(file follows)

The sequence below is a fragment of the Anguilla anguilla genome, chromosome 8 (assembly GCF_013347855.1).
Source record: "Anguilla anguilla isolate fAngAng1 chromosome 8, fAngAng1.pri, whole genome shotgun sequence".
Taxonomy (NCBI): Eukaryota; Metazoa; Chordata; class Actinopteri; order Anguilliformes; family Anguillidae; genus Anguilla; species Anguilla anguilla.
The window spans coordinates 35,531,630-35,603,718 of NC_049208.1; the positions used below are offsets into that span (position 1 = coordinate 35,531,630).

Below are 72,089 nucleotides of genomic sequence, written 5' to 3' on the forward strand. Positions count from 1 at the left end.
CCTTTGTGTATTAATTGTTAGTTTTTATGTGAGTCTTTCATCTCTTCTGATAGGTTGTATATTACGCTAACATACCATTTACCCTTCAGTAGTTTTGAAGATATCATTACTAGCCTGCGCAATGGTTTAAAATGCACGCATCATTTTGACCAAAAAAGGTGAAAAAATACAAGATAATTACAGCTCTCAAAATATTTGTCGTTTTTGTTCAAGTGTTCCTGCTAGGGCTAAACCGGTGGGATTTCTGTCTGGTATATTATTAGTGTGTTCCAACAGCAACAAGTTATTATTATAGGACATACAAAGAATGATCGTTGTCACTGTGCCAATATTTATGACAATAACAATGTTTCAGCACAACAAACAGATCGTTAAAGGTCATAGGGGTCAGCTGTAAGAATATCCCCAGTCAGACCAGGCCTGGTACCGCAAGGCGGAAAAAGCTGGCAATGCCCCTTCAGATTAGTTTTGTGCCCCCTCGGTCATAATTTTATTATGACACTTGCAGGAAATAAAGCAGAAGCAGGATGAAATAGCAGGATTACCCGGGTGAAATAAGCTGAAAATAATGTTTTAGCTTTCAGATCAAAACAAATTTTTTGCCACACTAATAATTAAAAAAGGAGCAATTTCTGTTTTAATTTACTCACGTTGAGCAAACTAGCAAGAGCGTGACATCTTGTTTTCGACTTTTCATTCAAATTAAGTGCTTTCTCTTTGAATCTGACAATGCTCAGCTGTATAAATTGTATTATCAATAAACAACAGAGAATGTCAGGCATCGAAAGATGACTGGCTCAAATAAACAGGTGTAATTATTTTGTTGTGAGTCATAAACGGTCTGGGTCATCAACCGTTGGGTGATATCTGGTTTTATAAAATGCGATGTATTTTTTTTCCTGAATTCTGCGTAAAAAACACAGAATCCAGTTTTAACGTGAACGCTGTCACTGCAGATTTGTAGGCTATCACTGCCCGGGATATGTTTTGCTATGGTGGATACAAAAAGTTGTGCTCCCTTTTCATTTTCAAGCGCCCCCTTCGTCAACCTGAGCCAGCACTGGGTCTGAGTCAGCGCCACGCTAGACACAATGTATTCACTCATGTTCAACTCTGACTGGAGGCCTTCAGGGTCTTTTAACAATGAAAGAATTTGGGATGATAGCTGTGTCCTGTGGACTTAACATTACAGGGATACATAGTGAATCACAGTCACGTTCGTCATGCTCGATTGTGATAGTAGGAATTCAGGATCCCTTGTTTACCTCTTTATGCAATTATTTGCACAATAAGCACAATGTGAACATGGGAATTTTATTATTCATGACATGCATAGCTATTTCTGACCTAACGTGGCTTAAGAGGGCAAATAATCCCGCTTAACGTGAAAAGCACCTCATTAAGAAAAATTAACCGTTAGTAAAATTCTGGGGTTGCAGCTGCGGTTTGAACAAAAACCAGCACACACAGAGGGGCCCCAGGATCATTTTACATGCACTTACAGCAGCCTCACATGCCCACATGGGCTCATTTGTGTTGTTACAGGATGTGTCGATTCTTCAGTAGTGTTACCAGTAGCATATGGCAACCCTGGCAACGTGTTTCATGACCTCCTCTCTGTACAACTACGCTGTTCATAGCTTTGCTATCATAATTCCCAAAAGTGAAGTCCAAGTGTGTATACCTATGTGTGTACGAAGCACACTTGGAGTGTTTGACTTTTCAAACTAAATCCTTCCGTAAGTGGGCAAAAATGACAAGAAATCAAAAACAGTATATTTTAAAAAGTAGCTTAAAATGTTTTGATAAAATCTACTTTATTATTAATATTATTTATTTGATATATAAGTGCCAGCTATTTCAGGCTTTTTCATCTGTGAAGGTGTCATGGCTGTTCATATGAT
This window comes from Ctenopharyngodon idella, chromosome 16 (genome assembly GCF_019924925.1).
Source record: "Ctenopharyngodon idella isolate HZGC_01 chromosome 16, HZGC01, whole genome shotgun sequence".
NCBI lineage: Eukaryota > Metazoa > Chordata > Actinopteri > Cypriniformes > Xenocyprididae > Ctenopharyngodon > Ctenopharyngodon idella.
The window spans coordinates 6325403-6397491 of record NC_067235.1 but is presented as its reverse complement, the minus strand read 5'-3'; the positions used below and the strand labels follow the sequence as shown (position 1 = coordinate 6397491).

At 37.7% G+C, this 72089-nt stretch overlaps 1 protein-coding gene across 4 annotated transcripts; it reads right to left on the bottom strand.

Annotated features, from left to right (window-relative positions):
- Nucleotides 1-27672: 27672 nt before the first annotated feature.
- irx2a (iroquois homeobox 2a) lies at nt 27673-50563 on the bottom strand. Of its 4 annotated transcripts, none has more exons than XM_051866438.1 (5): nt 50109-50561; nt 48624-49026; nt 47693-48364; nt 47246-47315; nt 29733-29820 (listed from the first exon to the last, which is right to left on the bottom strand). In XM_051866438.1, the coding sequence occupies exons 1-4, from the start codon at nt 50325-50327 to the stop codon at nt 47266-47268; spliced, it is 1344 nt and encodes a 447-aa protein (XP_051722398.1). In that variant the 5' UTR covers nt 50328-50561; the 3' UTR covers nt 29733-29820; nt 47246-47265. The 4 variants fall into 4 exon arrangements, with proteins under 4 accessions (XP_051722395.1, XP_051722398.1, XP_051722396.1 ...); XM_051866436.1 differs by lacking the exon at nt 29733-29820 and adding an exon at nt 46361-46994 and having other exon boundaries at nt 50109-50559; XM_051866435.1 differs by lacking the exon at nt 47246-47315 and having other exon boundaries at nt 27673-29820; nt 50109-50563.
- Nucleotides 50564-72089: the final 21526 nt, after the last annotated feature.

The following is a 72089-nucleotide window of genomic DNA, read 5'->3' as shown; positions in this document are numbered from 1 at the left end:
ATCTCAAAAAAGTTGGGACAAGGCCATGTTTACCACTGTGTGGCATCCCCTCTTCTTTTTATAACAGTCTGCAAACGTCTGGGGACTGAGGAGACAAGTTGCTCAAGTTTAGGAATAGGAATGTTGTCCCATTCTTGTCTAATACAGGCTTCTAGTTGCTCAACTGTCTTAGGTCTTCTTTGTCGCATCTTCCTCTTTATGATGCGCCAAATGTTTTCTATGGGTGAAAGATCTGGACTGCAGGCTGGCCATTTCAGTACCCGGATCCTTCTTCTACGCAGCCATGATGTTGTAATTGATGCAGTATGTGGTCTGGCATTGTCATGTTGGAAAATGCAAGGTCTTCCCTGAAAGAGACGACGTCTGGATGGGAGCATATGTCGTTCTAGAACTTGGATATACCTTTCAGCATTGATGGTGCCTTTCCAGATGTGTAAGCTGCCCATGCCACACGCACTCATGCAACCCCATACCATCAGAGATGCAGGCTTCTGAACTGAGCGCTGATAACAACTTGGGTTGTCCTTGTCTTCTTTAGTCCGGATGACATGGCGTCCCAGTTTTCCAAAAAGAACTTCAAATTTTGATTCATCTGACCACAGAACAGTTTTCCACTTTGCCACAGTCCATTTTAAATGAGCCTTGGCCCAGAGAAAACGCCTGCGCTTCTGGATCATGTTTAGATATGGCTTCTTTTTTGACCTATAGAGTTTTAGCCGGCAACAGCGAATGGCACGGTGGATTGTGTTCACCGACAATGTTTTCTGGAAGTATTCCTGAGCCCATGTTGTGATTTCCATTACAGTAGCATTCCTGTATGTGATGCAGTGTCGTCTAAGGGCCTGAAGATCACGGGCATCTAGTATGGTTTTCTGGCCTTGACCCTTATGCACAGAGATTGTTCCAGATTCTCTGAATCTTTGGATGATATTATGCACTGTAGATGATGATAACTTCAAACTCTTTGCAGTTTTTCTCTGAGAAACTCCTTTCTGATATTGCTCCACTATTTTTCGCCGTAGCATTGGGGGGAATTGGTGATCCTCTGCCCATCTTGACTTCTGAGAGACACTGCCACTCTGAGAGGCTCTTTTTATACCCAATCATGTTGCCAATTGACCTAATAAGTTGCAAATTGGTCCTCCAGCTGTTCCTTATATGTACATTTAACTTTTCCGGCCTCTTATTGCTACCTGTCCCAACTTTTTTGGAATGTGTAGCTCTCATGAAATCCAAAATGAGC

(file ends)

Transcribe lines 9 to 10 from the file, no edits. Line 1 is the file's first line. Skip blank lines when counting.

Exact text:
NCBI lineage: Eukaryota > Metazoa > Chordata > Actinopteri > Cypriniformes > Xenocyprididae > Ctenopharyngodon > Ctenopharyngodon idella.
The window spans coordinates 6325403-6397491 of record NC_067235.1 but is presented as its reverse complement, the minus strand read 5'-3'; the positions used below and the strand labels follow the sequence as shown (position 1 = coordinate 6397491).